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"Go High" - Vision as a Solution

When people have a sound business idea and the excitement to act on it – at least initially – they probably anticipate there will be loads of work to do and problems to address. And, their first task should be having a clear objective. Without a well-defined goal and reasonable measures to ascertain successes, you’re already fighting the uphill battle. In fact, you may as well just throw in the towel now.

Did that last bit of advice get your hackles up? If it didn’t, it should. Your lack of reaction could be the result of an unclear vision.

Few people consider anything beyond the tangible nuts and bolts of getting a business started. This is natural, considering the amount of work that is put into legalities and producing a convincing business plan. It requires enough funding; there are decisions to be made on employee counts, office plans, payroll and benefits, and a world of other details. The sheer amount is enough for you to raise your hands in surrender.

Not to pay short shrift to all those business processes, but there is something well worth mentioning that you might have overlooked. It begs the question – when the most difficult issues do arise, do you have what it takes to overcome them?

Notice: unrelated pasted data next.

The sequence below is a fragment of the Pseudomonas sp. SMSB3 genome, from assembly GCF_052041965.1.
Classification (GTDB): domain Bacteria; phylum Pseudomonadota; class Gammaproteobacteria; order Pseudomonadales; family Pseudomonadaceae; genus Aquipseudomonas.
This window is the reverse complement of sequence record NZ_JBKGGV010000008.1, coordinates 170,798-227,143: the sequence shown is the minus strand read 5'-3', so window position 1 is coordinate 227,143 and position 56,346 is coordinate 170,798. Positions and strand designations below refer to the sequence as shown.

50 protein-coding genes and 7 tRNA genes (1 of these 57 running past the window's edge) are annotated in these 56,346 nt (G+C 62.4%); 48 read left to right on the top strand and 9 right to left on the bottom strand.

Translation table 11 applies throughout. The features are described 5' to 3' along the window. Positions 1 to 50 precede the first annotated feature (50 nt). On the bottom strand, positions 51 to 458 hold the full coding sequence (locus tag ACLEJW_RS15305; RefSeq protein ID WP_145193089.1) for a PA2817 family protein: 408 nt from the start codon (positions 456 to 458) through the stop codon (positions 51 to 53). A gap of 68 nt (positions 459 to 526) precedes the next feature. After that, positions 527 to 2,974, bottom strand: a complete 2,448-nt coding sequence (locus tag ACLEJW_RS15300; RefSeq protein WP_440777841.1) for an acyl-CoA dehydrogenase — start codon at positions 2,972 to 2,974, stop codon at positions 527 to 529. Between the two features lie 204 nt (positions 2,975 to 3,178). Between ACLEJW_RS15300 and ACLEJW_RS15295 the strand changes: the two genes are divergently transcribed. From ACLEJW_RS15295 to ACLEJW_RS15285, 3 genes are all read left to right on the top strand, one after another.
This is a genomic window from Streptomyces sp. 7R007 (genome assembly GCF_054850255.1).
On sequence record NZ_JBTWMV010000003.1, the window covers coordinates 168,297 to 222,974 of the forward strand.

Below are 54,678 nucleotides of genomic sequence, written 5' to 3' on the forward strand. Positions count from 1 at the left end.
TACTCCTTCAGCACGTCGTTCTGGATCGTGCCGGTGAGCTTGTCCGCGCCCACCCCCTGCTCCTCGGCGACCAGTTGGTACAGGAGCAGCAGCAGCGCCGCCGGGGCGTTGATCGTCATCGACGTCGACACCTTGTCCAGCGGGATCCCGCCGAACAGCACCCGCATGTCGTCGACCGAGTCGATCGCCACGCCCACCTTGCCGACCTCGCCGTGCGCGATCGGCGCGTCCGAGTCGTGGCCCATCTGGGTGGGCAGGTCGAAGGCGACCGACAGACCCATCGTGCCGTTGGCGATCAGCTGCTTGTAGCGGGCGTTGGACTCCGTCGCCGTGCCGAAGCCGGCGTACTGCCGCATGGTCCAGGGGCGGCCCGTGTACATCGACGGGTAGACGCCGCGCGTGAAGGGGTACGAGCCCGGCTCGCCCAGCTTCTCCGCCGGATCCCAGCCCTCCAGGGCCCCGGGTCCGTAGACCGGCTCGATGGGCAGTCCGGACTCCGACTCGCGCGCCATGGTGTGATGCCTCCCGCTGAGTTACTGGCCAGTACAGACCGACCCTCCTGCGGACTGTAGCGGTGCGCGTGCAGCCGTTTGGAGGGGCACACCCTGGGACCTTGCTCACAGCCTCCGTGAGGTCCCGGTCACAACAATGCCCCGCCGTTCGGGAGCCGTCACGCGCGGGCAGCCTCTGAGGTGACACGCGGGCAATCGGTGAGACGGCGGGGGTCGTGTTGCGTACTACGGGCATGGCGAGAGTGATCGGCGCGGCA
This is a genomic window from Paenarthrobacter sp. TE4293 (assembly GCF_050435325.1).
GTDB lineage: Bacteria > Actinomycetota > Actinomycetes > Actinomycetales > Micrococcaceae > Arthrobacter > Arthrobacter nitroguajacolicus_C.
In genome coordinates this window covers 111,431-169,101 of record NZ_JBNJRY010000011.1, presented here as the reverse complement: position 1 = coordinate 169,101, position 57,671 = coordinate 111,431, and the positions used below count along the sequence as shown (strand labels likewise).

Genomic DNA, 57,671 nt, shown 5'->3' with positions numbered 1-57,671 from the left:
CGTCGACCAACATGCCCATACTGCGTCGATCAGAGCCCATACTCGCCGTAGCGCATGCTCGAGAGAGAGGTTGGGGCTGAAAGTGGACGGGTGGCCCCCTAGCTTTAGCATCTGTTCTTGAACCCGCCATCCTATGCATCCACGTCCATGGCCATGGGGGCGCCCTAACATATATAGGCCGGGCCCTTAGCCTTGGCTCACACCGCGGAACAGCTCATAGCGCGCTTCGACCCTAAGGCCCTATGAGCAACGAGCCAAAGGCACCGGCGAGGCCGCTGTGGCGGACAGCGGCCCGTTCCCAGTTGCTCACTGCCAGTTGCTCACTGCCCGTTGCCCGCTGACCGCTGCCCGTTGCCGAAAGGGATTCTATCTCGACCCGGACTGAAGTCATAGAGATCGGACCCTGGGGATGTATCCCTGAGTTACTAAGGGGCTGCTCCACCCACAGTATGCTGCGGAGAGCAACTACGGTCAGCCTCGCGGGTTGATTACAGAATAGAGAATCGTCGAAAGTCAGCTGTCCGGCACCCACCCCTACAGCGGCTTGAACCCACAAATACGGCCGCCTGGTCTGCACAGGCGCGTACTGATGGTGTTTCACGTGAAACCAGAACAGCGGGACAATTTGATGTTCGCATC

You may not believe what you read next, but it is true. Every move you make in your business is directly connected to your vision, and by vision, we mean definitive, tangible goals as well as what inspires you and gives you the desire and focus to go forward... all written down.

“It goes deeper than that. It affects how you carry yourself, and how you make decisions. It affects the quality of people who want to work for you, which is probably the ultimate game-changer.” - Simon Sinek

Are you clear on your own vision? Are you passionate about your idea? Can you articulate why you do it? Do people care? If you are not sure, take a look at the following examples and try to answer those same four questions about these two individuals.

  • Trent says his vision is to sell a new brand of healthy snacks, including crackers, cookies, and nut bars, that actually taste good. He wants to see them in every major supermarket by 2020. The brand name is “A Wealth of Health.” Trent thinks it’s a good idea, because the low-fat snacks that are currently available taste like cardboard. He has revenue goals for the five upcoming years and feels confident of his success.

  • Laura’s vision is to create a facility that offers a variety of afterschool programs for school-aged kids in a safe environ